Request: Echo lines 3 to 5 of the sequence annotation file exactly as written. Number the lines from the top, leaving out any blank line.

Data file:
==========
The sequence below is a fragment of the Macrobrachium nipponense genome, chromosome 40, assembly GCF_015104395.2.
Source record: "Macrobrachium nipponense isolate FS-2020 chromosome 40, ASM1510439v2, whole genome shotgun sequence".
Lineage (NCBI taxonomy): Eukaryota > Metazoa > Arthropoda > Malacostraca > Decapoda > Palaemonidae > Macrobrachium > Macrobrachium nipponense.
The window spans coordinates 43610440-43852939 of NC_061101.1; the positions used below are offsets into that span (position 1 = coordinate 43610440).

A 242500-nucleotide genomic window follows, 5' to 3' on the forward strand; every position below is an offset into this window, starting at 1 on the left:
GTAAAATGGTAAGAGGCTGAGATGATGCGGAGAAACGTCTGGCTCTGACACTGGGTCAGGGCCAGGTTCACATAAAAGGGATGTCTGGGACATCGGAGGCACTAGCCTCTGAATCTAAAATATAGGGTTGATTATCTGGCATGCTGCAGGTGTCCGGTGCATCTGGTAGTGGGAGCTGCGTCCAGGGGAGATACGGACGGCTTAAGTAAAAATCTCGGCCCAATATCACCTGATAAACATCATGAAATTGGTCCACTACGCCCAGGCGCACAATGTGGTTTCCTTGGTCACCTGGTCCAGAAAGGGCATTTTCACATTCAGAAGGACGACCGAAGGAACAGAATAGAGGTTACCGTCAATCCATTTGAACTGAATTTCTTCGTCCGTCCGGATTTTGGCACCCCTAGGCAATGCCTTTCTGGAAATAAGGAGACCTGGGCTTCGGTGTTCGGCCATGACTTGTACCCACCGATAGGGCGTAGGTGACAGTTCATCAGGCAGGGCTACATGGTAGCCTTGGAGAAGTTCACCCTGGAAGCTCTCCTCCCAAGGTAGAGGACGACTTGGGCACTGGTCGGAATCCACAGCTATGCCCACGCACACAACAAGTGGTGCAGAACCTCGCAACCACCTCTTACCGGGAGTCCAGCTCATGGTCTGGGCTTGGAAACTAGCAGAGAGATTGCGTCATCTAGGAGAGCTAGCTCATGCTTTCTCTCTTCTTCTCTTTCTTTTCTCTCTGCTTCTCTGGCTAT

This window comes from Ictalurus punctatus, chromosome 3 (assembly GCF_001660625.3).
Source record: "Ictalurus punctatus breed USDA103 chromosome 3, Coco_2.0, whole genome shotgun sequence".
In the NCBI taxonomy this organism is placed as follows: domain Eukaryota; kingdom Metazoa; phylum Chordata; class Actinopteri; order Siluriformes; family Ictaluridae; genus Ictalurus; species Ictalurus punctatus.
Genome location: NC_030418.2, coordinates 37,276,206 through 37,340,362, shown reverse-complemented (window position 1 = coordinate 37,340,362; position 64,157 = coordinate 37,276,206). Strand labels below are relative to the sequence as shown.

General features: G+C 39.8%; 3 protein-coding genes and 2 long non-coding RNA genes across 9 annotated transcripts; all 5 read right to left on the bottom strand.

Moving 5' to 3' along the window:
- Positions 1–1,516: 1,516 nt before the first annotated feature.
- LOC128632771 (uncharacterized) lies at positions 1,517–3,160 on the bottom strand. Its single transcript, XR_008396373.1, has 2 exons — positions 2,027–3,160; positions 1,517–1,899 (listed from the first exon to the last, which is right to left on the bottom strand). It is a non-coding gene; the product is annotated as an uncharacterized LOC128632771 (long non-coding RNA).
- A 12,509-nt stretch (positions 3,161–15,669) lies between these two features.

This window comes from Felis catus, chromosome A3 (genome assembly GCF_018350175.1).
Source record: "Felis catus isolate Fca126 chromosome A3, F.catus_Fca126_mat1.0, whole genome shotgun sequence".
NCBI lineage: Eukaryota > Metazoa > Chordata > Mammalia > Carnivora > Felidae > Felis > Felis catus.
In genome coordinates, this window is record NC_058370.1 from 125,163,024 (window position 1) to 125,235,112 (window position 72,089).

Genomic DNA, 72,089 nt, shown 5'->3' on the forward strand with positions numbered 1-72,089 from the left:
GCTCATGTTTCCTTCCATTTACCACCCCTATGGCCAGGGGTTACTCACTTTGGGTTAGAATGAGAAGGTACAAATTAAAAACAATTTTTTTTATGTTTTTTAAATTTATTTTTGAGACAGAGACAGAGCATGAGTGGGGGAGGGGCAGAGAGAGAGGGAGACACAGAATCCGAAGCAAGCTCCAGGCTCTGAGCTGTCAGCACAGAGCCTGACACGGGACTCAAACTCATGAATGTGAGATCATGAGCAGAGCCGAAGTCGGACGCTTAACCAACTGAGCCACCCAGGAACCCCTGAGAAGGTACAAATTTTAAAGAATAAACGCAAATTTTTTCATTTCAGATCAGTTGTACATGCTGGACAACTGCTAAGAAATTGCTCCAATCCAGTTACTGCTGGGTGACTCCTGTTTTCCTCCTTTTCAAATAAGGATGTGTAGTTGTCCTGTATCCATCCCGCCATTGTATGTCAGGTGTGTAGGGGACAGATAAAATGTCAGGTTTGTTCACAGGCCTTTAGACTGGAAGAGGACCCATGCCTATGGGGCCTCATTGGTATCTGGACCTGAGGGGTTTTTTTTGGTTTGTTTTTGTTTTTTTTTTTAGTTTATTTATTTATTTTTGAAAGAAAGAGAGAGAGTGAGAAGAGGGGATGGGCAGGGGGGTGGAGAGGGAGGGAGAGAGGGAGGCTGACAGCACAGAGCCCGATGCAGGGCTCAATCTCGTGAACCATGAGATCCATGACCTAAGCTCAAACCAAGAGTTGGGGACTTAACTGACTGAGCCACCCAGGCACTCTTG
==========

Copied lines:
Lineage (NCBI taxonomy): Eukaryota > Metazoa > Arthropoda > Malacostraca > Decapoda > Palaemonidae > Macrobrachium > Macrobrachium nipponense.
The window spans coordinates 43610440-43852939 of NC_061101.1; the positions used below are offsets into that span (position 1 = coordinate 43610440).

A 242500-nucleotide genomic window follows, 5' to 3' on the forward strand; every position below is an offset into this window, starting at 1 on the left: